Arthur decided to go to Nepal. A bit of an impulse decision. Made after seeing an advert in a magazine. Overpaid rock stars from the sixties used to go there and try and sort themselves out so why not him. Anyway he fancied a decent walk. Jane said yes.
The start didn’t go well. The two hours travelling time from the heart of Yorkshire to London on “The Great Northern” were fine. But it took another two hours to get to Terminal Three at Heathrow, initially by tube, and then the final mile on foot. He was hot and late. A bearded man, in shorts and open-toed sandals, waved a greeting from across what seemed a deserted room. Am I too late wondered Arthur?
He must have looked the anxious holiday maker who would complete the man’s party, ‘Paula’s just gone to phone your wife. We thought you weren’t coming. Are you OK?’
Arthur felt hot again, on the edge of breathlessness. Have I held everybody up? Are we still going? Who’s Paula?
‘I’m OK if you are.’
‘Good, you’d better book in.’
‘Take your ticket over there to Qatar Airways.’ Arthur’s guide eased him in gently.
The car park at Katmandu airport was dusty and noisy. Hawkers and beggars, arrivals and departures, and hangers-on who simply stood and watched.
They were met by a local man in western dress. Collar and tie, slacks and a dark blazer. He looked like a golf club captain, apart from the suntan.
‘Namastay,’ he said, palms together pointing heavenwards. His assistant, also immaculate, gave all the party members a necklaces of orange flowers. ‘Welcome to Nepal. Your transport is over here.’ He introduced a third Nepali from Moss Bross, ‘This is PL, your courier.’
The bus gave them their first view of the third world. Cows, dogs, dust and traffic and the incessant hooting of motor horns. Arthur’s late arrival had prevented him from meeting his fellow travellers until then. Apart from Pete, the man with the beard, and Paula when she got back from the phone. She sat with him on the plane. The bus contained twenty or so, young and old, mostly couples. PL gave them a running commentary
Lots of unshaven men in vests and baggy trousers loafed on the corners of the city streets. ‘Unemployment runs at forty percent,’ said PL. Many of the houses seemed unfinished. Constructed of reinforced concrete pillars and brick walls, the upper tiers were eerie, often no more than a floor and four corners of steel rods. Apparently there was a tax on housing, payable by storey. Those who cannot afford leave the top off.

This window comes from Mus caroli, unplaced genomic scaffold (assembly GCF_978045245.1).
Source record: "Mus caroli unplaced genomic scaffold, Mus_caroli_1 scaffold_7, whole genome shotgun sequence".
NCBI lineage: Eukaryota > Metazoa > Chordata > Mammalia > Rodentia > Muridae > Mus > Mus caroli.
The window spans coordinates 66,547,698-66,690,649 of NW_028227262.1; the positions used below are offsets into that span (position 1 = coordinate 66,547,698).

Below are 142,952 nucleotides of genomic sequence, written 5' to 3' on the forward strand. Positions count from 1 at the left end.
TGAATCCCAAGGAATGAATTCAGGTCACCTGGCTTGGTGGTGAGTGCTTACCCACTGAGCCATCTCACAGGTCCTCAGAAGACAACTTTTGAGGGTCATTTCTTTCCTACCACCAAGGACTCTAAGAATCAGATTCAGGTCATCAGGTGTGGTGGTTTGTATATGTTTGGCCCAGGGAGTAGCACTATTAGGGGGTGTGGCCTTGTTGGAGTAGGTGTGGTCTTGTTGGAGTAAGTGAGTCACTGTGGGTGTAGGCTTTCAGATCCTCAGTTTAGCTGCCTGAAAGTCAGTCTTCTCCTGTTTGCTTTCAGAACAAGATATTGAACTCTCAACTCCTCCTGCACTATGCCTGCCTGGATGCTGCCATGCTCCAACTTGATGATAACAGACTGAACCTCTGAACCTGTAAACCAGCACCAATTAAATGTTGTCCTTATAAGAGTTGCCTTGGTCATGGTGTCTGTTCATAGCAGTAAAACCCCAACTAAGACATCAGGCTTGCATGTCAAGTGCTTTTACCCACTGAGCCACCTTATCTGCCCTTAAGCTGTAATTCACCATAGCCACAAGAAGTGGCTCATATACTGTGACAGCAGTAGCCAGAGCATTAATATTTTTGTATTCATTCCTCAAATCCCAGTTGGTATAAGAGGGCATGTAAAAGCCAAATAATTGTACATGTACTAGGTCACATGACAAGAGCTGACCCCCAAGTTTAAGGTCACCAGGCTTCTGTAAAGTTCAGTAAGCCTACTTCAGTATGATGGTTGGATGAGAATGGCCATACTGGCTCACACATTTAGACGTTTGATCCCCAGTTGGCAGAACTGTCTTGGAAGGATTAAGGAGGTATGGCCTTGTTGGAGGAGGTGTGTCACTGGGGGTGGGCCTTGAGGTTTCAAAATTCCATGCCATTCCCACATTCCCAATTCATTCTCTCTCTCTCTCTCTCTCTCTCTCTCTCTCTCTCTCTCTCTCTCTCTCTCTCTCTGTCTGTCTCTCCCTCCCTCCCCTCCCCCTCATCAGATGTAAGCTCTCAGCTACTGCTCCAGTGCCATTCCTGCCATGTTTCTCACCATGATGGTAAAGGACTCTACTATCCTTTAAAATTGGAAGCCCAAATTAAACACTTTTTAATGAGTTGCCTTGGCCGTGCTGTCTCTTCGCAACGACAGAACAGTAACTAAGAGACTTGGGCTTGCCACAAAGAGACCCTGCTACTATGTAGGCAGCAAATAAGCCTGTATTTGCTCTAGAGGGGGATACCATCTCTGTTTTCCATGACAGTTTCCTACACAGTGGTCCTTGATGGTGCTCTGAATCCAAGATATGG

Beyond the city limits, the bus traversed the Kathmandu valley bottom and then wound up to seven and a half thousand feet through farm land. Arthur thought he was in an agricultural museum. Every job was being done by hand. Reaping, threshing, winnowing and milling, like a demonstration at a history of farming exhibition. PL explained there was no heavy industry. The fertile land produced four crops of rice per year. The farms didn’t stop as they climbed, they simply converted from fields to terraces, cut from the hillside. ‘Steps to heaven,’ said PL. Small mud-walled houses were dotted haphazardously about the slopes. ‘The top floor is the kitchen and the ground floor houses the animals, a built-in central heating system in the winter. The mud is mixed with cow-dung, giving off methane, helping to keep insects away.’
The bus could go no further than Nagarkot village, leaving them a mile walk, uphill, to the hotel – the first experience of exercise at altitude and a shock for some. Then the first view of the mountains. Awesome and empty, beautiful and inaccessible. Stunning at dawn. Deep blue with oranges and yellows reflected off a small number of clouds. And then the sun itself, highlighting the eastern mountain faces. Yet Arthur felt them as nothing more than a picture-post card.
The first evening meal was a tentative affair, exploratory and nervous. Arthur ate with Paula and PL. Arthur guessed that Paula was in her mid-thirties, a Scandinavian living in London. A wedding band was never talked about. Her first job as a guide was with horses. Since then she’d been to Nepal several times. She wasn’t physically fit, and she wasn’t poor. Something was attracting her more than a good walk. PL lived here, in Patan. A management graduate, fluent and self-taught in English, even colloquial English. He smiled and preened as he quoted Shakespeare at length. He chatted easily about his life in the third world. Two daughters from an arranged marriage, meditation, Buddhism and Hinduism. ‘Do you know,’ he said, ‘We think we are the only truly Hindu nation. India isn’t, it has several religions. Eighty percent of our people are Hindu and the rest are Buddhists. Both believe in reincarnation. We must do well in this life to prepare us for the next. There is no animosity between the religions. Ireland could learn something.’ Arthur didn’t sense PL as smug, but there was just something in his tone that suggested he knew he was right.